There are at least two things that every Maryland resident should know about how the General Assembly operates. First is that legislative committees routinely hold hearings throughout the year and not just during the 90-day annual session that begins in January. Second is that the purpose of such gatherings is to become better informed on what are often complex issues. And so hearing from experts as well as average folks, studying reports and even debating topics with fellow senators and delegates outside the three-month pressure cooker of the legislative session is simply never a bad thing. Oh, some lawmakers don’t like making the pilgrimage to Annapolis, but then the COVID-19 pandemic has this year made that moot. (Balt Sun)

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Caminiti: Wise voters exert political independence rather than the party line

“The alternate domination of one faction over another, sharpened by the spirit of revenge, natural to party dissension, which in different ages and countries has perpetrated the most horrid enormities, is itself a frightful despotism.” So said George Washington of political parties in his Farewell address of 1796. According to a May 2020 Gallup poll, 40% of Americans identified themselves as Independent, 31% as Democrat and 25% as Republican. Yet in the 2016 election, 93% of voters cast a ballot for either Hillary Clinton or Donald Trump, according to Pew Research Center. Does this mean that 40% aren’t really independent? (Cap Gazette)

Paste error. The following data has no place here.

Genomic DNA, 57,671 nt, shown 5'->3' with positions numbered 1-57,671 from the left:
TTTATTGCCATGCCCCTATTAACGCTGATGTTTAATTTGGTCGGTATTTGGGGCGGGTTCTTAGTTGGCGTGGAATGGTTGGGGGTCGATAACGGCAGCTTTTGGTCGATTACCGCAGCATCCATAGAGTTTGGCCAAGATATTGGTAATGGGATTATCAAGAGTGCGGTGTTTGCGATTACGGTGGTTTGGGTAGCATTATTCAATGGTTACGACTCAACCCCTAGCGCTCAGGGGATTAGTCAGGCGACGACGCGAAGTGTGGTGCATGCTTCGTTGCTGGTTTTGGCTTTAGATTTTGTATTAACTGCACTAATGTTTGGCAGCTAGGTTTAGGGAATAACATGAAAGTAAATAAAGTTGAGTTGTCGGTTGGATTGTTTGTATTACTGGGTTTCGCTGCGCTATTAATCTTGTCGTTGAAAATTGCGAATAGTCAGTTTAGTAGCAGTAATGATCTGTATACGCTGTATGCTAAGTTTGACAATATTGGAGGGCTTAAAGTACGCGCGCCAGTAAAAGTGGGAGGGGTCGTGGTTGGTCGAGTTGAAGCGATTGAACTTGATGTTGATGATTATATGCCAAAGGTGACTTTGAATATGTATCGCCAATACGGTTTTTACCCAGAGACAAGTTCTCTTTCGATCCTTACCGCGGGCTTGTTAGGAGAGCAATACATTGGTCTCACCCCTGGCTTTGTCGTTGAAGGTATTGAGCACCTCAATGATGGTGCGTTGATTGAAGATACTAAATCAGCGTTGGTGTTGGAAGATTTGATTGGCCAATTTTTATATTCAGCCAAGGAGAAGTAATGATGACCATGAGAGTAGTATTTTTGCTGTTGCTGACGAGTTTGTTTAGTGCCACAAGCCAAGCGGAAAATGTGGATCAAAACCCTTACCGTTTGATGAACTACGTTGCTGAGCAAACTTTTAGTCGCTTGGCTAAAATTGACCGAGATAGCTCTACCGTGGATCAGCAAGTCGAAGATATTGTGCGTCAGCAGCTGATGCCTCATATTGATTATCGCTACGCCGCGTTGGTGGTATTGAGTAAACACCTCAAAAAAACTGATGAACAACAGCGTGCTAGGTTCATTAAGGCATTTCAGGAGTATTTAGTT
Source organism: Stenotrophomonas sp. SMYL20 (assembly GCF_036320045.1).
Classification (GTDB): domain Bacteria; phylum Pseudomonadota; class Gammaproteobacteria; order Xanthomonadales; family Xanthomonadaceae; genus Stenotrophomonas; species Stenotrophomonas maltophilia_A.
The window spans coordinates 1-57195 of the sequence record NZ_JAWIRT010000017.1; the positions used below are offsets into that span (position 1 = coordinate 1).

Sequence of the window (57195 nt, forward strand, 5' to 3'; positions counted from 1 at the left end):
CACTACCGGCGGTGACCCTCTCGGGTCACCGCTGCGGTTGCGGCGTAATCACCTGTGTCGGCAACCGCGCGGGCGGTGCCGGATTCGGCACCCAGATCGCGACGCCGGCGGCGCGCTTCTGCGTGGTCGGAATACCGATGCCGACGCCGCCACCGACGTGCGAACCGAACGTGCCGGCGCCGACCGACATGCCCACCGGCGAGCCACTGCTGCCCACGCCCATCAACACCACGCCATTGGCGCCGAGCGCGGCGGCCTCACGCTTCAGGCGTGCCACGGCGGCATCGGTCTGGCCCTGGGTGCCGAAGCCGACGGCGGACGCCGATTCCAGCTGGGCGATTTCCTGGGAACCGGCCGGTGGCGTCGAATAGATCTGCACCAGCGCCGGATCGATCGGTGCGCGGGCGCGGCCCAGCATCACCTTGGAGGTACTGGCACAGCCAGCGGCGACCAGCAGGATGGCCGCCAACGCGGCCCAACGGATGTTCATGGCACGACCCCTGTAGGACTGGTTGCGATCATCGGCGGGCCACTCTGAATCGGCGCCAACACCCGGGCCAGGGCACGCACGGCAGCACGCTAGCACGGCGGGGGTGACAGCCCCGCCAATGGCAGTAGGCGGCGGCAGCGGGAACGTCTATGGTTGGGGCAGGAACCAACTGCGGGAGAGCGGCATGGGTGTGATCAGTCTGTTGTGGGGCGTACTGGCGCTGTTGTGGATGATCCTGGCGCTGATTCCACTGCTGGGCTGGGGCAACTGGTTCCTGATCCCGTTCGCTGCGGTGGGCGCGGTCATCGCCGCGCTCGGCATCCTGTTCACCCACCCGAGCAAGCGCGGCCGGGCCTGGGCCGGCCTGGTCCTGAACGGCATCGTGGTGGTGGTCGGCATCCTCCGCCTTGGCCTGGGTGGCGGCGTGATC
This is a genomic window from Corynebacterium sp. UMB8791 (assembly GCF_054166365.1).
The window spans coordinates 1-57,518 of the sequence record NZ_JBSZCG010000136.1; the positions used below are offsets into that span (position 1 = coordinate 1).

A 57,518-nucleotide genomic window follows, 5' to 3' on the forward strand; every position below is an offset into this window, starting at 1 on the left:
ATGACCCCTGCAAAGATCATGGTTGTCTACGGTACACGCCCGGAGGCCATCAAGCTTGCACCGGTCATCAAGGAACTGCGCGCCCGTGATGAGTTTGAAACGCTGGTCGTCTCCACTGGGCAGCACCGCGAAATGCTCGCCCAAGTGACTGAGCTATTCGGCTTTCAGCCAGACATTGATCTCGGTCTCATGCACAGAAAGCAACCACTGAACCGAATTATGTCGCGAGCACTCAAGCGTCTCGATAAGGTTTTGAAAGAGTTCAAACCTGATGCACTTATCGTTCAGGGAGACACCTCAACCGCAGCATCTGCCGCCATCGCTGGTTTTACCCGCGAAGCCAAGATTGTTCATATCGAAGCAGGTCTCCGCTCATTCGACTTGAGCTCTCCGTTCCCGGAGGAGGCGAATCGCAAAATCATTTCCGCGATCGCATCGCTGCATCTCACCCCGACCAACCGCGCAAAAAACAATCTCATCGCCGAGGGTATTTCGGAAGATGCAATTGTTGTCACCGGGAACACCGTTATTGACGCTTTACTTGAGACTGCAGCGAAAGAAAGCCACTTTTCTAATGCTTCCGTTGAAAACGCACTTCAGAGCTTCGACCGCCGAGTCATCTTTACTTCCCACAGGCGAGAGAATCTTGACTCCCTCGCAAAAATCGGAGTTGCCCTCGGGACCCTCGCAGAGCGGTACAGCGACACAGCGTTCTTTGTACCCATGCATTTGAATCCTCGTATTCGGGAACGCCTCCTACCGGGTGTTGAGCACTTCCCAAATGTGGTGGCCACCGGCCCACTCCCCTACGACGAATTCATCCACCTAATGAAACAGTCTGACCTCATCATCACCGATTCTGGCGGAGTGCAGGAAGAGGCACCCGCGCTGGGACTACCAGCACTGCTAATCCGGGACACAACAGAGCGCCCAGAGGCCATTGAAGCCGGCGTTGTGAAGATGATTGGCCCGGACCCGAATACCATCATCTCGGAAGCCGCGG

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EDITORIAL: Remember the 200,000 Americans who have died from covid-19 — and vote

Patricia Edwards. William Pursell. Carlos Vallejo. Betty McBride. Alfonso Cardenas. Tom Seaver. Johnny Lee Peoples and his wife, Cathy Darlene. Tootie Robbins. Mac Hodges. Robert Rhodes. Gilbert Polanco. Eli Sevener. Say their names. Remember their lives. Mourn their deaths. And be angry — very angry — that these people — an intensive care nurse, a musician, a doctor, a counselor, a local soccer club coach, a baseball legend, a couple married for 48 years, a son of sharecroppers who made it to the NFL, the mayor of a North Carolina town, a law professor, a longtime correctional officer and a 19-year-old just starting out in life — have been added to the United States’ mounting death toll from the coronavirus pandemic. (Wash Post)